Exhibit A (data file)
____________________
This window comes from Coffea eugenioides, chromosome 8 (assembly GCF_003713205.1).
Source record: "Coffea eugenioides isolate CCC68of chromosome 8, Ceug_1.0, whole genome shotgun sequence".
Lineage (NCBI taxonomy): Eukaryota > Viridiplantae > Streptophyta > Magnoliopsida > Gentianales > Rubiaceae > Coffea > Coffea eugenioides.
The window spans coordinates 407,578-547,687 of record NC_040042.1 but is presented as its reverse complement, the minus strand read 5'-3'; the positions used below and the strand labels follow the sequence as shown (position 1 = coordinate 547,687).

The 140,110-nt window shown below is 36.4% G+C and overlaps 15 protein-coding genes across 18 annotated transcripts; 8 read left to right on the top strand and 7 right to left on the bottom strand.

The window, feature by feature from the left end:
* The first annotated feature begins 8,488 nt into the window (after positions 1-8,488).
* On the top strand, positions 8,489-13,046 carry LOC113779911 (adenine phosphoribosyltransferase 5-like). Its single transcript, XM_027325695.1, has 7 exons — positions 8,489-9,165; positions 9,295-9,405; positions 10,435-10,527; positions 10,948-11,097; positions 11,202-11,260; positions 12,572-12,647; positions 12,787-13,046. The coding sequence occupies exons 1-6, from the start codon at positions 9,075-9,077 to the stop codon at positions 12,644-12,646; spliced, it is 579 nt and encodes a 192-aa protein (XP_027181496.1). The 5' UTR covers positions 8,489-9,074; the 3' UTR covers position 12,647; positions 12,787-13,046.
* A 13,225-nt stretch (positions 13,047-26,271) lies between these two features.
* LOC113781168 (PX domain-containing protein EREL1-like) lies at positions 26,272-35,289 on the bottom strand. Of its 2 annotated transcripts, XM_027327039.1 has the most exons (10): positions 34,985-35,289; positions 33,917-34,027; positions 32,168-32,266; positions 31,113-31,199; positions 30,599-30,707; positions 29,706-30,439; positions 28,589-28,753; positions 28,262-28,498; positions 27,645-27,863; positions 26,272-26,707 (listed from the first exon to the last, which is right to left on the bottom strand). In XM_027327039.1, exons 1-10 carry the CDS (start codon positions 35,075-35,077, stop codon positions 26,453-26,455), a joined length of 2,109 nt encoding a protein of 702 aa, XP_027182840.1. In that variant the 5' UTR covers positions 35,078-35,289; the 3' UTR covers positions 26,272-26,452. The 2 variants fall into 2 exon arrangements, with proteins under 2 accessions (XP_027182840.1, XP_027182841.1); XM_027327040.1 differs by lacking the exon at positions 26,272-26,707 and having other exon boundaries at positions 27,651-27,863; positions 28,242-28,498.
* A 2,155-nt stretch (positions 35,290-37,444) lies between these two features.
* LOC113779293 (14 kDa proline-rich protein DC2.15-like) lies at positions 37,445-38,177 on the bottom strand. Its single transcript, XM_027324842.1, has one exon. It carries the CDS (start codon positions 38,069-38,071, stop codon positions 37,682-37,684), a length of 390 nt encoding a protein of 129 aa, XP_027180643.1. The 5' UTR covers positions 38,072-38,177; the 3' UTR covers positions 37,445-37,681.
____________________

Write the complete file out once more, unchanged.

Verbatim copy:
This window comes from Coffea eugenioides, chromosome 8 (assembly GCF_003713205.1).
Source record: "Coffea eugenioides isolate CCC68of chromosome 8, Ceug_1.0, whole genome shotgun sequence".
Lineage (NCBI taxonomy): Eukaryota > Viridiplantae > Streptophyta > Magnoliopsida > Gentianales > Rubiaceae > Coffea > Coffea eugenioides.
The window spans coordinates 407,578-547,687 of record NC_040042.1 but is presented as its reverse complement, the minus strand read 5'-3'; the positions used below and the strand labels follow the sequence as shown (position 1 = coordinate 547,687).

The 140,110-nt window shown below is 36.4% G+C and overlaps 15 protein-coding genes across 18 annotated transcripts; 8 read left to right on the top strand and 7 right to left on the bottom strand.

The window, feature by feature from the left end:
* The first annotated feature begins 8,488 nt into the window (after positions 1-8,488).
* On the top strand, positions 8,489-13,046 carry LOC113779911 (adenine phosphoribosyltransferase 5-like). Its single transcript, XM_027325695.1, has 7 exons — positions 8,489-9,165; positions 9,295-9,405; positions 10,435-10,527; positions 10,948-11,097; positions 11,202-11,260; positions 12,572-12,647; positions 12,787-13,046. The coding sequence occupies exons 1-6, from the start codon at positions 9,075-9,077 to the stop codon at positions 12,644-12,646; spliced, it is 579 nt and encodes a 192-aa protein (XP_027181496.1). The 5' UTR covers positions 8,489-9,074; the 3' UTR covers position 12,647; positions 12,787-13,046.
* A 13,225-nt stretch (positions 13,047-26,271) lies between these two features.
* LOC113781168 (PX domain-containing protein EREL1-like) lies at positions 26,272-35,289 on the bottom strand. Of its 2 annotated transcripts, XM_027327039.1 has the most exons (10): positions 34,985-35,289; positions 33,917-34,027; positions 32,168-32,266; positions 31,113-31,199; positions 30,599-30,707; positions 29,706-30,439; positions 28,589-28,753; positions 28,262-28,498; positions 27,645-27,863; positions 26,272-26,707 (listed from the first exon to the last, which is right to left on the bottom strand). In XM_027327039.1, exons 1-10 carry the CDS (start codon positions 35,075-35,077, stop codon positions 26,453-26,455), a joined length of 2,109 nt encoding a protein of 702 aa, XP_027182840.1. In that variant the 5' UTR covers positions 35,078-35,289; the 3' UTR covers positions 26,272-26,452. The 2 variants fall into 2 exon arrangements, with proteins under 2 accessions (XP_027182840.1, XP_027182841.1); XM_027327040.1 differs by lacking the exon at positions 26,272-26,707 and having other exon boundaries at positions 27,651-27,863; positions 28,242-28,498.
* A 2,155-nt stretch (positions 35,290-37,444) lies between these two features.
* LOC113779293 (14 kDa proline-rich protein DC2.15-like) lies at positions 37,445-38,177 on the bottom strand. Its single transcript, XM_027324842.1, has one exon. It carries the CDS (start codon positions 38,069-38,071, stop codon positions 37,682-37,684), a length of 390 nt encoding a protein of 129 aa, XP_027180643.1. The 5' UTR covers positions 38,072-38,177; the 3' UTR covers positions 37,445-37,681.